White Zinfandel

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White Zinfandel, often abbreviated as White Zin, is a dry to sweet, pink-colored white wine which was invented by Sutter Home Family Vineyards winemaker Bob Trinchero in 1975[1]. Originally the result of a stuck fermentation and fortuitous accident[1], White Zinfandel is made from the Zinfandel wine grape, which would otherwise produce a bold and spicy red wine. White Zinfandel is not a grape variety but a method of processing Zinfandel grapes. As of 2018, Sutter Home White Zinfandel is the no. 1 White Zinfandel, with 29.1 percent dollar share of the $300 million White Zinfandel market and 73.1 percent of the 187 mL White Zinfandel market[2].

History of White Zinfandel[edit]

In 1972, Bob Trinchero—co-owner and winemaker for Sutter Home Winery—began experimenting with his prized Amador County Deaver Vineyard Zinfandel. He extracted some of the juice right after crushing the grapes but prior to fermentation. This technique—long employed by French vintners and called saignée (or “bleeding”)—intensifies red wine color, body, and flavor by increasing the ratio of grape skins to grape juice during fermentation. The juice and pulp of most red grapes is white; it’s the skins that impart color and tannin to red wine. The method worked beautifully, and the 1972 Sutter Home Zinfandel was a marvelously dark, rich wine.

This process resulted in eleven barrels of white juice, which Bob had extracted and fermented separately. Bob reluctantly decided to bottle the white wine, which he considered hard, dry, course, and reminiscent of Chardonnay. Sutter Home bottled 220 cases of this wine, which they decided to name Oeil de Perdrix (meaning “eye of the partridge”), after a French, slightly pink white wine of the same name.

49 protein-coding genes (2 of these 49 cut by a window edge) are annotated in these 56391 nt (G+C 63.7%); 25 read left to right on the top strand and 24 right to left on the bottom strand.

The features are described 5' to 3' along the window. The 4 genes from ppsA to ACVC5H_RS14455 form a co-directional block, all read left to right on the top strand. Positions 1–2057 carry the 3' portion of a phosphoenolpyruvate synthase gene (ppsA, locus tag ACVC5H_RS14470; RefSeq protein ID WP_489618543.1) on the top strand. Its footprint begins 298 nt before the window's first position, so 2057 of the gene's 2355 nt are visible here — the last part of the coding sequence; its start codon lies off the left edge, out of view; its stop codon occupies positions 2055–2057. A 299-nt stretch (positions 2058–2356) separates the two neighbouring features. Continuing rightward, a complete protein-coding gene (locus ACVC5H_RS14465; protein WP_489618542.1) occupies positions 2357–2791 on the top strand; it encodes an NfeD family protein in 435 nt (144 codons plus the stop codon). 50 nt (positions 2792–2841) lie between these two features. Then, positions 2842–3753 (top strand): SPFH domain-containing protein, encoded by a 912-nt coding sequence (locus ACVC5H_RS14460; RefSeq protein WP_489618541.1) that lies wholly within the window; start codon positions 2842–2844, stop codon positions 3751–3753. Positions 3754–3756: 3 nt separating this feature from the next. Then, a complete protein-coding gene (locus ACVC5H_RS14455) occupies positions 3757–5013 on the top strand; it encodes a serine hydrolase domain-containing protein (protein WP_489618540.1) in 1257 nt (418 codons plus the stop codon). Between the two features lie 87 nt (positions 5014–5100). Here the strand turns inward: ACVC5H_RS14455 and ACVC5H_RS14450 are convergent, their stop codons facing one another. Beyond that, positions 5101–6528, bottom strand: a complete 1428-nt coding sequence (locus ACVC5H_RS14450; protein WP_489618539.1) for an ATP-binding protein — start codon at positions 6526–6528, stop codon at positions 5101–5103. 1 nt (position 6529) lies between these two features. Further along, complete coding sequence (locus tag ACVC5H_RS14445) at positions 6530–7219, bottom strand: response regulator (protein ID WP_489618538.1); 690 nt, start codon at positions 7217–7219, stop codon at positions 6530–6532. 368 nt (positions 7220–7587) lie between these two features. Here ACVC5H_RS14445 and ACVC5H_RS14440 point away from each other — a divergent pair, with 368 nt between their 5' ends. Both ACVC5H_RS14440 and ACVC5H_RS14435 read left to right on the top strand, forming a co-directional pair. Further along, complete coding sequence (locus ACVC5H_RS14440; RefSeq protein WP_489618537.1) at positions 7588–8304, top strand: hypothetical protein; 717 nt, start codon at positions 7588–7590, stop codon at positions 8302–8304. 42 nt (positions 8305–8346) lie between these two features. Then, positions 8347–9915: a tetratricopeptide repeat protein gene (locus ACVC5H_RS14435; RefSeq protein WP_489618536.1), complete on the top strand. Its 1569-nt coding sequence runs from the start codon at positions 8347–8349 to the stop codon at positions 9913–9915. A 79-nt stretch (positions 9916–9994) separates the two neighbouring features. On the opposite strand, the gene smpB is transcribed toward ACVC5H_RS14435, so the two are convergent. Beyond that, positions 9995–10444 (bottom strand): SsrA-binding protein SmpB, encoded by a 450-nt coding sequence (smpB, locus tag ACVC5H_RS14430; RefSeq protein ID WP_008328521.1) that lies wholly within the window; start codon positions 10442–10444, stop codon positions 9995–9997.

Regulators mandated that a wine label couldn’t solely use a foreign term, and insisted that Sutter Home include an English-language descriptor. Since it was white, and made from Zinfandel grapes, Bob wrote “White Zinfandel” under the French name to satisfy the regulators. The wine, tough to position in the market, did not meet with instant acceptance. Bob ultimately decided not to make the wine again in 1973.

But, when Bob abandoned the saignée method, his red Zinfandel lacked the same intensity as before. In 1974, he returned to bleeding some of the juice off the red wine, and the Zinfandel was again a hit. And again, the second vintage of White Zinfandel generated only a tepid response.

Sutter Home White Zinfandel, the Original White Zinfandel

The third time changed the face of the American wine industry. In 1975, Bob repeated the saignée process. Sutter Home was making more of its successful Zinfandel than ever, so he was left with even more extracted white juice—about twice as much as he’d had the first time. Since the white juice wasn’t a priority, he stored it in barrels and decided to come back later to check on it. When he returned to sample it two weeks later, the wine was a very light pink.

While Trinchero had been busy making the red Zinfandel, the white wine had suffered a stuck fermentation—that is, the fermentation stalled before all the grape sugar could be converted to alcohol. At first he tried to get the fermentation going again, but when it stubbornly resisted, Bob bottled the wine as it was, with about two percent residual sugar. Sutter Home took Oeil de Perdrix off the label in favor of White Zinfandel.

The subtle change in the White Zinfandel’s taste and appearance transformed customer opinion. Suddenly, people asked for it, first buying bottles then cases. Since Bob had dropped the French term, now people had a wine they liked with a name that they could pronounce. The 1975, White Zinfandel sold out, and it soon became the first Sutter Home wine to sell out every year[3].

See also[edit]

References[edit]

  1. ^ a b "Trinchero Family Wine and the American Dream_Historical Memoir.pdf" (PDF). Dropbox. Retrieved 2019-02-26.
  2. ^ AC Nielsen: All Nielsen Data, 52 weeks ending 1/27/18
  3. ^ "Trinchero Family Wine and the American Dream_Historical Memoir.pdf" (PDF). Dropbox. Retrieved 2019-02-26.

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